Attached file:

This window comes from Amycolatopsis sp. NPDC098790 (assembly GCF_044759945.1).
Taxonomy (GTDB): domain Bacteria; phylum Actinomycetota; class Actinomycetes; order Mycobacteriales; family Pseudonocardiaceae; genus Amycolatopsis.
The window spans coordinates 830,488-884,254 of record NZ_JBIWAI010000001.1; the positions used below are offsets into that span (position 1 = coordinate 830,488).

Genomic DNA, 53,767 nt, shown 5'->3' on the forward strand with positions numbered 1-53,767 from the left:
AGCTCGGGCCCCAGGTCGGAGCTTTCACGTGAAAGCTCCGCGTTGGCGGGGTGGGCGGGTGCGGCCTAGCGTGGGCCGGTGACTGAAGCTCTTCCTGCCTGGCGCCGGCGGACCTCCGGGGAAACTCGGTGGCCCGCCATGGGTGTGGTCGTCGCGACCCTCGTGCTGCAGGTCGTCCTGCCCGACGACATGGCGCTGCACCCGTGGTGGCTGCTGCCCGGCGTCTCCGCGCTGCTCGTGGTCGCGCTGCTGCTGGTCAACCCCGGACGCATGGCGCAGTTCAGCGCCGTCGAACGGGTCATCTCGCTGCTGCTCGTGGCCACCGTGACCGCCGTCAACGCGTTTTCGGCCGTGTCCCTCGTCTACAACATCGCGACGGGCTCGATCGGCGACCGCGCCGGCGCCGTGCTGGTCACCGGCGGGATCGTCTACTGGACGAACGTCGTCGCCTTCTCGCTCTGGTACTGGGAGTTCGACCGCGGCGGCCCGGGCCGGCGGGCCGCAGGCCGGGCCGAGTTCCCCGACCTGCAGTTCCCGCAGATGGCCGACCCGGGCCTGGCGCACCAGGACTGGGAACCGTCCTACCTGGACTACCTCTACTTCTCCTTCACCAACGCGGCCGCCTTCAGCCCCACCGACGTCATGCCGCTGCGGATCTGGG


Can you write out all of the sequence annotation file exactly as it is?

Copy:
This window comes from Amycolatopsis sp. NPDC098790 (assembly GCF_044759945.1).
Taxonomy (GTDB): domain Bacteria; phylum Actinomycetota; class Actinomycetes; order Mycobacteriales; family Pseudonocardiaceae; genus Amycolatopsis.
The window spans coordinates 830,488-884,254 of record NZ_JBIWAI010000001.1; the positions used below are offsets into that span (position 1 = coordinate 830,488).

Genomic DNA, 53,767 nt, shown 5'->3' on the forward strand with positions numbered 1-53,767 from the left:
AGCTCGGGCCCCAGGTCGGAGCTTTCACGTGAAAGCTCCGCGTTGGCGGGGTGGGCGGGTGCGGCCTAGCGTGGGCCGGTGACTGAAGCTCTTCCTGCCTGGCGCCGGCGGACCTCCGGGGAAACTCGGTGGCCCGCCATGGGTGTGGTCGTCGCGACCCTCGTGCTGCAGGTCGTCCTGCCCGACGACATGGCGCTGCACCCGTGGTGGCTGCTGCCCGGCGTCTCCGCGCTGCTCGTGGTCGCGCTGCTGCTGGTCAACCCCGGACGCATGGCGCAGTTCAGCGCCGTCGAACGGGTCATCTCGCTGCTGCTCGTGGCCACCGTGACCGCCGTCAACGCGTTTTCGGCCGTGTCCCTCGTCTACAACATCGCGACGGGCTCGATCGGCGACCGCGCCGGCGCCGTGCTGGTCACCGGCGGGATCGTCTACTGGACGAACGTCGTCGCCTTCTCGCTCTGGTACTGGGAGTTCGACCGCGGCGGCCCGGGCCGGCGGGCCGCAGGCCGGGCCGAGTTCCCCGACCTGCAGTTCCCGCAGATGGCCGACCCGGGCCTGGCGCACCAGGACTGGGAACCGTCCTACCTGGACTACCTCTACTTCTCCTTCACCAACGCGGCCGCCTTCAGCCCCACCGACGTCATGCCGCTGCGGATCTGGG